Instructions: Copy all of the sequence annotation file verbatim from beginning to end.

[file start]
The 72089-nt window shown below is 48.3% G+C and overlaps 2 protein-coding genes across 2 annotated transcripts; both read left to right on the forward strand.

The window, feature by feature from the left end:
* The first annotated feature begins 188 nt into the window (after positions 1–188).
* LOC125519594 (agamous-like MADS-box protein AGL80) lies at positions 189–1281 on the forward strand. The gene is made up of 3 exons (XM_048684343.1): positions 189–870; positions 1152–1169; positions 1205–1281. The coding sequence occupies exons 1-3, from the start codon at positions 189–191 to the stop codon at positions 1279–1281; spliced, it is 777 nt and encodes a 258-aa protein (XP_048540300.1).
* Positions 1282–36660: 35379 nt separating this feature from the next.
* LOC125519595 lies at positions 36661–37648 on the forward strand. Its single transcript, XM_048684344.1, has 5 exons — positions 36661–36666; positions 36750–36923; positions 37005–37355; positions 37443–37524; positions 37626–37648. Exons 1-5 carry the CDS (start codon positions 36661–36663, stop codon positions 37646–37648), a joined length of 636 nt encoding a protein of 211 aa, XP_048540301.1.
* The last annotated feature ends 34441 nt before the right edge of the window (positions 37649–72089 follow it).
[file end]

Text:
The 72089-nt window shown below is 48.3% G+C and overlaps 2 protein-coding genes across 2 annotated transcripts; both read left to right on the forward strand.

The window, feature by feature from the left end:
* The first annotated feature begins 188 nt into the window (after positions 1–188).
* LOC125519594 (agamous-like MADS-box protein AGL80) lies at positions 189–1281 on the forward strand. The gene is made up of 3 exons (XM_048684343.1): positions 189–870; positions 1152–1169; positions 1205–1281. The coding sequence occupies exons 1-3, from the start codon at positions 189–191 to the stop codon at positions 1279–1281; spliced, it is 777 nt and encodes a 258-aa protein (XP_048540300.1).
* Positions 1282–36660: 35379 nt separating this feature from the next.
* LOC125519595 lies at positions 36661–37648 on the forward strand. Its single transcript, XM_048684344.1, has 5 exons — positions 36661–36666; positions 36750–36923; positions 37005–37355; positions 37443–37524; positions 37626–37648. Exons 1-5 carry the CDS (start codon positions 36661–36663, stop codon positions 37646–37648), a joined length of 636 nt encoding a protein of 211 aa, XP_048540301.1.
* The last annotated feature ends 34441 nt before the right edge of the window (positions 37649–72089 follow it).